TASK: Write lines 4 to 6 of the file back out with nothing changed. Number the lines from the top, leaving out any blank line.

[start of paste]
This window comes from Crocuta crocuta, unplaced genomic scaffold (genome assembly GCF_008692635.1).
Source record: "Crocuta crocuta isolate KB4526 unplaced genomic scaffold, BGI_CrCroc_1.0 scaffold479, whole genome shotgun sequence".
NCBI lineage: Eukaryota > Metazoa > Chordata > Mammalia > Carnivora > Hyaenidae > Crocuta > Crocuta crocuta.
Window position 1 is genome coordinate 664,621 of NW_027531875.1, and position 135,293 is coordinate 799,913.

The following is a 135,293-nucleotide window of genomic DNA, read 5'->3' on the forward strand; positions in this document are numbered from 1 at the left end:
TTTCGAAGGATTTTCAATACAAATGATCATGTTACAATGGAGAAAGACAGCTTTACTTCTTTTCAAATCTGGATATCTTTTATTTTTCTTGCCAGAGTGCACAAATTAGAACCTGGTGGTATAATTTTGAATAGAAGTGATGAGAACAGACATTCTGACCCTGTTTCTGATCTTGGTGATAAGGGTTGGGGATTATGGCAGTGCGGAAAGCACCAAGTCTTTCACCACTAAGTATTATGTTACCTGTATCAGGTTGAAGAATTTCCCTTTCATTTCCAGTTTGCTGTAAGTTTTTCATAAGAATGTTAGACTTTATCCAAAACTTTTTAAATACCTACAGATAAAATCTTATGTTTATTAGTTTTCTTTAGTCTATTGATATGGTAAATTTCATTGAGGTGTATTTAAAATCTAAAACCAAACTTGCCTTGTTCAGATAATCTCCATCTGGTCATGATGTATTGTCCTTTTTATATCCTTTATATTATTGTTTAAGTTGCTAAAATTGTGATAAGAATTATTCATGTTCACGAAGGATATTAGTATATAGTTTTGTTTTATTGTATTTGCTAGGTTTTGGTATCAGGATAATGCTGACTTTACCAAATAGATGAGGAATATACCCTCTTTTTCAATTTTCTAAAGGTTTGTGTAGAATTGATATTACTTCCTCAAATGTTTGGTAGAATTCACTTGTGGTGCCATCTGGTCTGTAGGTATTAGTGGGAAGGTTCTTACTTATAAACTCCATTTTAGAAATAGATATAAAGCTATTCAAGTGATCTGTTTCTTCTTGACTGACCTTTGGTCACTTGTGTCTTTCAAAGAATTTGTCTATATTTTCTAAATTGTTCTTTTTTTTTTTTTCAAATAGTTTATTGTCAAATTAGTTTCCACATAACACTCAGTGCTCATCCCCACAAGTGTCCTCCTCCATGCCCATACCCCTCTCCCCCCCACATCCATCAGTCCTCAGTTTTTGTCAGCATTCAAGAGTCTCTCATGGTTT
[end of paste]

Window position 1 is genome coordinate 664,621 of NW_027531875.1, and position 135,293 is coordinate 799,913.

The following is a 135,293-nucleotide window of genomic DNA, read 5'->3' on the forward strand; positions in this document are numbered from 1 at the left end:
TTTCGAAGGATTTTCAATACAAATGATCATGTTACAATGGAGAAAGACAGCTTTACTTCTTTTCAAATCTGGATATCTTTTATTTTTCTTGCCAGAGTGCACAAATTAGAACCTGGTGGTATAATTTTGAATAGAAGTGATGAGAACAGACATTCTGACCCTGTTTCTGATCTTGGTGATAAGGGTTGGGGATTATGGCAGTGCGGAAAGCACCAAGTCTTTCACCACTAAGTATTATGTTACCTGTATCAGGTTGAAGAATTTCCCTTTCATTTCCAGTTTGCTGTAAGTTTTTCATAAGAATGTTAGACTTTATCCAAAACTTTTTAAATACCTACAGATAAAATCTTATGTTTATTAGTTTTCTTTAGTCTATTGATATGGTAAATTTCATTGAGGTGTATTTAAAATCTAAAACCAAACTTGCCTTGTTCAGATAATCTCCATCTGGTCATGATGTATTGTCCTTTTTATATCCTTTATATTATTGTTTAAGTTGCTAAAATTGTGATAAGAATTATTCATGTTCACGAAGGATATTAGTATATAGTTTTGTTTTATTGTATTTGCTAGGTTTTGGTATCAGGATAATGCTGACTTTACCAAATAGATGAGGAATATACCCTCTTTTTCAATTTTCTAAAGGTTTGTGTAGAATTGATATTACTTCCTCAAATGTTTGGTAGAATTCACTTGTGGTGCCATCTGGTCTGTAGGTATTAGTGGGAAGGTTCTTACTTATAAACTCCATTTTAGAAATAGATATAAAGCTATTCAAGTGATCTGTTTCTTCTTGACTGACCTTTGGTCACTTGTGTCTTTCAAAGAATTTGTCTATATTTTCTAAATTGTTCTTTTTTTTTTTTTCAAATAGTTTATTGTCAAATTAGTTTCCACATAACACTCAGTGCTCATCCCCACAAGTGTCCTCCTCCATGCCCATACCCCTCTCCCCCCCACATCCATCAGTCCTCAGTTTTTGTCAGCATTCAAGAGTCTCTCATGGTTT